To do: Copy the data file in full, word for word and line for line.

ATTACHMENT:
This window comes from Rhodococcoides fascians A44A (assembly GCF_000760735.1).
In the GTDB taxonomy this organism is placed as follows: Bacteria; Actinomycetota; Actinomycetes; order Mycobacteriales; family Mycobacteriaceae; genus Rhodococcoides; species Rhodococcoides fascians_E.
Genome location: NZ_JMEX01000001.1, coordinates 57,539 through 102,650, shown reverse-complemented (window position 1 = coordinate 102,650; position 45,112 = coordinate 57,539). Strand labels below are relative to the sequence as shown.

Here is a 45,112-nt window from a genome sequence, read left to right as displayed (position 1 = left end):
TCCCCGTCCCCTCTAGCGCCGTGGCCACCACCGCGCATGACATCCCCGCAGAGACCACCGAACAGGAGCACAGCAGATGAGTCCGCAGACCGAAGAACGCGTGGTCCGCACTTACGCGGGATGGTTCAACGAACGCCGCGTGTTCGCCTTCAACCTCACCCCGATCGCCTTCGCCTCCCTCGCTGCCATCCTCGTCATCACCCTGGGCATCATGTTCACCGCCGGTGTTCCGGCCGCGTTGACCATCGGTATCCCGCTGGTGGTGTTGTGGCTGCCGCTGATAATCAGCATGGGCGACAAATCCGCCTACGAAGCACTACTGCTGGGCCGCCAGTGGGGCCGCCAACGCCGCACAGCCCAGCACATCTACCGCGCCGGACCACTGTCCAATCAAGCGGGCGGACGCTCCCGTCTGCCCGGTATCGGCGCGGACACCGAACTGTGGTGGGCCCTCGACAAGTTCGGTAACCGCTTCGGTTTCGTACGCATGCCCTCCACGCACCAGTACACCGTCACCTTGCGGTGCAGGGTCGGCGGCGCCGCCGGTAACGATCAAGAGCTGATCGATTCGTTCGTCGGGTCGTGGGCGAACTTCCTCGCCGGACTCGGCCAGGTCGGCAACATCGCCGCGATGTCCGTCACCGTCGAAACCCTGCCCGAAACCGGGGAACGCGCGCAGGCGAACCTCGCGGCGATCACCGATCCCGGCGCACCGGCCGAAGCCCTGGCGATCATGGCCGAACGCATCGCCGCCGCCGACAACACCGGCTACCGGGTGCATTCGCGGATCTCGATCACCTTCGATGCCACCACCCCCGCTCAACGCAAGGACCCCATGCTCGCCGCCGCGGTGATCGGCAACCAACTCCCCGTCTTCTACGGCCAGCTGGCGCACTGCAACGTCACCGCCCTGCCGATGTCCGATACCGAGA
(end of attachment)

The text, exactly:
This window comes from Rhodococcoides fascians A44A (assembly GCF_000760735.1).
In the GTDB taxonomy this organism is placed as follows: Bacteria; Actinomycetota; Actinomycetes; order Mycobacteriales; family Mycobacteriaceae; genus Rhodococcoides; species Rhodococcoides fascians_E.
Genome location: NZ_JMEX01000001.1, coordinates 57,539 through 102,650, shown reverse-complemented (window position 1 = coordinate 102,650; position 45,112 = coordinate 57,539). Strand labels below are relative to the sequence as shown.

Here is a 45,112-nt window from a genome sequence, read left to right as displayed (position 1 = left end):
TCCCCGTCCCCTCTAGCGCCGTGGCCACCACCGCGCATGACATCCCCGCAGAGACCACCGAACAGGAGCACAGCAGATGAGTCCGCAGACCGAAGAACGCGTGGTCCGCACTTACGCGGGATGGTTCAACGAACGCCGCGTGTTCGCCTTCAACCTCACCCCGATCGCCTTCGCCTCCCTCGCTGCCATCCTCGTCATCACCCTGGGCATCATGTTCACCGCCGGTGTTCCGGCCGCGTTGACCATCGGTATCCCGCTGGTGGTGTTGTGGCTGCCGCTGATAATCAGCATGGGCGACAAATCCGCCTACGAAGCACTACTGCTGGGCCGCCAGTGGGGCCGCCAACGCCGCACAGCCCAGCACATCTACCGCGCCGGACCACTGTCCAATCAAGCGGGCGGACGCTCCCGTCTGCCCGGTATCGGCGCGGACACCGAACTGTGGTGGGCCCTCGACAAGTTCGGTAACCGCTTCGGTTTCGTACGCATGCCCTCCACGCACCAGTACACCGTCACCTTGCGGTGCAGGGTCGGCGGCGCCGCCGGTAACGATCAAGAGCTGATCGATTCGTTCGTCGGGTCGTGGGCGAACTTCCTCGCCGGACTCGGCCAGGTCGGCAACATCGCCGCGATGTCCGTCACCGTCGAAACCCTGCCCGAAACCGGGGAACGCGCGCAGGCGAACCTCGCGGCGATCACCGATCCCGGCGCACCGGCCGAAGCCCTGGCGATCATGGCCGAACGCATCGCCGCCGCCGACAACACCGGCTACCGGGTGCATTCGCGGATCTCGATCACCTTCGATGCCACCACCCCCGCTCAACGCAAGGACCCCATGCTCGCCGCCGCGGTGATCGGCAACCAACTCCCCGTCTTCTACGGCCAGCTGGCGCACTGCAACGTCACCGCCCTGCCGATGTCCGATACCGAGA